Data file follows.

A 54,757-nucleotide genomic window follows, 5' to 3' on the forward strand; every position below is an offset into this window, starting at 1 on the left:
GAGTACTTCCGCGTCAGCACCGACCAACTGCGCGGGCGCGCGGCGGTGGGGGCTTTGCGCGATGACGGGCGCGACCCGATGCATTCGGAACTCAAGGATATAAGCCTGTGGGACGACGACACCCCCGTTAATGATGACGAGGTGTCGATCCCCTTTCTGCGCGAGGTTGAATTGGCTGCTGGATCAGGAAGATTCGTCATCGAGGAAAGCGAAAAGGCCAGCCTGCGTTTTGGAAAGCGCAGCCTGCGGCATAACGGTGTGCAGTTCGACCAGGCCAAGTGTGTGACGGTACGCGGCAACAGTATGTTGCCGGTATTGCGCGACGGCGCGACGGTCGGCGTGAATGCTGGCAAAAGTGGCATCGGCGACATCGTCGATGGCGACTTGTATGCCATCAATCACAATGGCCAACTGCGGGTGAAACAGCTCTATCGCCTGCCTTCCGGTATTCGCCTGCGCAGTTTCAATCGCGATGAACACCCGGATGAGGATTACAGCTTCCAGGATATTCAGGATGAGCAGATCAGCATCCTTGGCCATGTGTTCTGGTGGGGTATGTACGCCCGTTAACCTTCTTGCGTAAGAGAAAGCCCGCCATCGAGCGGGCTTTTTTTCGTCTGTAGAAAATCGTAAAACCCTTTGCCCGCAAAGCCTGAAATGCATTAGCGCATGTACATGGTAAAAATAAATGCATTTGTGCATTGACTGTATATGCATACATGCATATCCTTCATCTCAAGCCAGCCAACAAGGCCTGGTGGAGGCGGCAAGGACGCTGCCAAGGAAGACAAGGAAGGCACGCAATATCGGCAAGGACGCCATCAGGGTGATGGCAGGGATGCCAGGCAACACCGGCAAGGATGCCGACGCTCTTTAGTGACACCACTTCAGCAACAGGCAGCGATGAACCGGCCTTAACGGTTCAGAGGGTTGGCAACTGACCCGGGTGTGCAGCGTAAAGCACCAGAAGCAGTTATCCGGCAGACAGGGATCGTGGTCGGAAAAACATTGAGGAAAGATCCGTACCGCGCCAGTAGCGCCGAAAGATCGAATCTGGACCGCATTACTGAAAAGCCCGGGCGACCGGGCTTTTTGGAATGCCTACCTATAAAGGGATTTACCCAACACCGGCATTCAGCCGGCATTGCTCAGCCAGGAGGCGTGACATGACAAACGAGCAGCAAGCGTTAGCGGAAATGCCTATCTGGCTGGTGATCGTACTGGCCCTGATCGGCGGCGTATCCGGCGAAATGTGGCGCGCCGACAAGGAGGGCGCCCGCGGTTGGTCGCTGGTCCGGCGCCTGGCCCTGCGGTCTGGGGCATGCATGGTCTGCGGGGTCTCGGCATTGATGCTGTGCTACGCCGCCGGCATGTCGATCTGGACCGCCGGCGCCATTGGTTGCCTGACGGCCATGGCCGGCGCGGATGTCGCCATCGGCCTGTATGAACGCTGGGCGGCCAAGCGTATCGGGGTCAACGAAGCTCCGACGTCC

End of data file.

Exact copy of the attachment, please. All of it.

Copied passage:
A 54,757-nucleotide genomic window follows, 5' to 3' on the forward strand; every position below is an offset into this window, starting at 1 on the left:
GAGTACTTCCGCGTCAGCACCGACCAACTGCGCGGGCGCGCGGCGGTGGGGGCTTTGCGCGATGACGGGCGCGACCCGATGCATTCGGAACTCAAGGATATAAGCCTGTGGGACGACGACACCCCCGTTAATGATGACGAGGTGTCGATCCCCTTTCTGCGCGAGGTTGAATTGGCTGCTGGATCAGGAAGATTCGTCATCGAGGAAAGCGAAAAGGCCAGCCTGCGTTTTGGAAAGCGCAGCCTGCGGCATAACGGTGTGCAGTTCGACCAGGCCAAGTGTGTGACGGTACGCGGCAACAGTATGTTGCCGGTATTGCGCGACGGCGCGACGGTCGGCGTGAATGCTGGCAAAAGTGGCATCGGCGACATCGTCGATGGCGACTTGTATGCCATCAATCACAATGGCCAACTGCGGGTGAAACAGCTCTATCGCCTGCCTTCCGGTATTCGCCTGCGCAGTTTCAATCGCGATGAACACCCGGATGAGGATTACAGCTTCCAGGATATTCAGGATGAGCAGATCAGCATCCTTGGCCATGTGTTCTGGTGGGGTATGTACGCCCGTTAACCTTCTTGCGTAAGAGAAAGCCCGCCATCGAGCGGGCTTTTTTTCGTCTGTAGAAAATCGTAAAACCCTTTGCCCGCAAAGCCTGAAATGCATTAGCGCATGTACATGGTAAAAATAAATGCATTTGTGCATTGACTGTATATGCATACATGCATATCCTTCATCTCAAGCCAGCCAACAAGGCCTGGTGGAGGCGGCAAGGACGCTGCCAAGGAAGACAAGGAAGGCACGCAATATCGGCAAGGACGCCATCAGGGTGATGGCAGGGATGCCAGGCAACACCGGCAAGGATGCCGACGCTCTTTAGTGACACCACTTCAGCAACAGGCAGCGATGAACCGGCCTTAACGGTTCAGAGGGTTGGCAACTGACCCGGGTGTGCAGCGTAAAGCACCAGAAGCAGTTATCCGGCAGACAGGGATCGTGGTCGGAAAAACATTGAGGAAAGATCCGTACCGCGCCAGTAGCGCCGAAAGATCGAATCTGGACCGCATTACTGAAAAGCCCGGGCGACCGGGCTTTTTGGAATGCCTACCTATAAAGGGATTTACCCAACACCGGCATTCAGCCGGCATTGCTCAGCCAGGAGGCGTGACATGACAAACGAGCAGCAAGCGTTAGCGGAAATGCCTATCTGGCTGGTGATCGTACTGGCCCTGATCGGCGGCGTATCCGGCGAAATGTGGCGCGCCGACAAGGAGGGCGCCCGCGGTTGGTCGCTGGTCCGGCGCCTGGCCCTGCGGTCTGGGGCATGCATGGTCTGCGGGGTCTCGGCATTGATGCTGTGCTACGCCGCCGGCATGTCGATCTGGACCGCCGGCGCCATTGGTTGCCTGACGGCCATGGCCGGCGCGGATGTCGCCATCGGCCTGTATGAACGCTGGGCGGCCAAGCGTATCGGGGTCAACGAAGCTCCGACGTCC